Accurate annotation of human protein-coding small open reading frames


Functional protein-coding small open reading frames (smORFs) are emerging as an important class of genes. However, the number of translated smORFs in the human genome is unclear because proteogenomic methods are not sensitive enough, and, as we show, Ribo-seq strategies require additional measures to ensure comprehensive and accurate smORF annotation. Here, we integrate de novo transcriptome assembly and Ribo-seq into an improved workflow that overcomes obstacles with previous methods, to more confidently annotate thousands of smORFs. Evolutionary conservation analyses suggest that hundreds of smORF-encoded microproteins are likely functional. Additionally, many smORFs are regulated during fundamental biological processes, such as cell stress. Peptides derived from smORFs are also detectable on human leukocyte antigen complexes, revealing smORFs as a source of antigens. Thus, by including additional validation into our smORF annotation workflow, we accurately identify thousands of unannotated translated smORFs that will provide a rich pool of unexplored, functional human genes.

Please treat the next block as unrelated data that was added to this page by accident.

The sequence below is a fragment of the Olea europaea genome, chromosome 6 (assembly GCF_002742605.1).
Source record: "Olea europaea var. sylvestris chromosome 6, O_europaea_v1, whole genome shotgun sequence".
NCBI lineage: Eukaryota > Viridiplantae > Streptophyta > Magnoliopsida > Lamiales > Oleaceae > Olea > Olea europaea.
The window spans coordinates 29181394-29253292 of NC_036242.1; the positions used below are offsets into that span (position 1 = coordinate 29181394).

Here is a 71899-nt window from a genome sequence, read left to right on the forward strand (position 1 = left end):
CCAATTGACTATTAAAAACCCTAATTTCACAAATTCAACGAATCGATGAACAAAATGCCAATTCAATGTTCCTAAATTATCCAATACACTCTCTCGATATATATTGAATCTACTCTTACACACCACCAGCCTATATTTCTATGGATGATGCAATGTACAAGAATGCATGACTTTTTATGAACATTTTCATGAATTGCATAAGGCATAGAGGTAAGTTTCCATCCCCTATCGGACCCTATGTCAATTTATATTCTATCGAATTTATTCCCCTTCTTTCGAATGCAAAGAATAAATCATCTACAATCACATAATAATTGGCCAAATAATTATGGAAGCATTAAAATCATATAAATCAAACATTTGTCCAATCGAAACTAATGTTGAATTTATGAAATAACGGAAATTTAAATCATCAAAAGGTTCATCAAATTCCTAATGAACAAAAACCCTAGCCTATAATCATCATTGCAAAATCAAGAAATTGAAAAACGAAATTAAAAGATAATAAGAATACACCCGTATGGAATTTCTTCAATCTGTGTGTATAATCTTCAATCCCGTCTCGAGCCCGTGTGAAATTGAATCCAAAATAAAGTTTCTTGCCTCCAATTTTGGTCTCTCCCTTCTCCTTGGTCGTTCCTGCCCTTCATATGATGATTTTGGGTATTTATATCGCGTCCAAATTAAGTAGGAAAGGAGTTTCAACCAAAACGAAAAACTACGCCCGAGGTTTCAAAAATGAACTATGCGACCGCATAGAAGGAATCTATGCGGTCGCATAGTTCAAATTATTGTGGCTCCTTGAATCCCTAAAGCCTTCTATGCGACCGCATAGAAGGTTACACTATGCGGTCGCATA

Access options

Rent or Buy article

Get time limited or full article access on ReadCube.


All prices are NET prices.

Fig. 1: Outline of top-down smORF annotation workflow.
Fig. 2: Comparison of translation prediction for smORFs versus annotated ORFs.
Fig. 3: smORF regulation during ER stress.
Fig. 4: Characteristics of protein-coding smORFs.
Fig. 5: Protein-coding smORFs identified on unannotated transcripts.
Fig. 6: Microproteins detected in HLA-I complexes.

Data availability

All sequencing datasets generated in this study are available through GEO (GSE125218).

Code availability

A custom java script used for three-frame in silico translation of assembled transcripts is included as Supplementary Data 4.


  1. 1.

    Basrai, M. A., Hieter, P. & Boeke, J. D. Small open reading frames: beautiful needles in the haystack. Genome Res. 7, 768–771 (1997).

  2. 2.

    Ochman, H. Distinguishing the ORFs from the ELFs: short bacterial genes and the annotation of genomes. Trends Genet. 18, 335–337 (2002).

  3. 3.

    Lawrence, J. When ELFs are ORFs, but don’t act like them. Trends Genet. 19, 131–132 (2003).

  4. 4.

    Dujon, B. et al. Complete DNA sequence of yeast chromosome XI. Nature 369, 371–378 (1994).

  5. 5.

    Goffeau, A. et al. Life with 6000 genes. Science 274, 563–567 (1996).

  6. 6.

    Saghatelian, A. & Couso, J. P. Discovery and characterization of smORF-encoded bioactive polypeptides. Nat. Chem. Biol. 11, 909–916 (2015).

  7. 7.

    Couso, J. P. & Patraquim, P. Classification and function of small open reading frames. Nat. Rev. Mol. Cell Biol. 18, 575–589 (2017).

  8. 8.

    Galindo, M. I., Pueyo, J. I., Fouix, S., Bishop, S. A. & Couso, J. P. Peptides encoded by short ORFs control development and define a new eukaryotic gene family. PLoS Biol. 5, e106 (2007).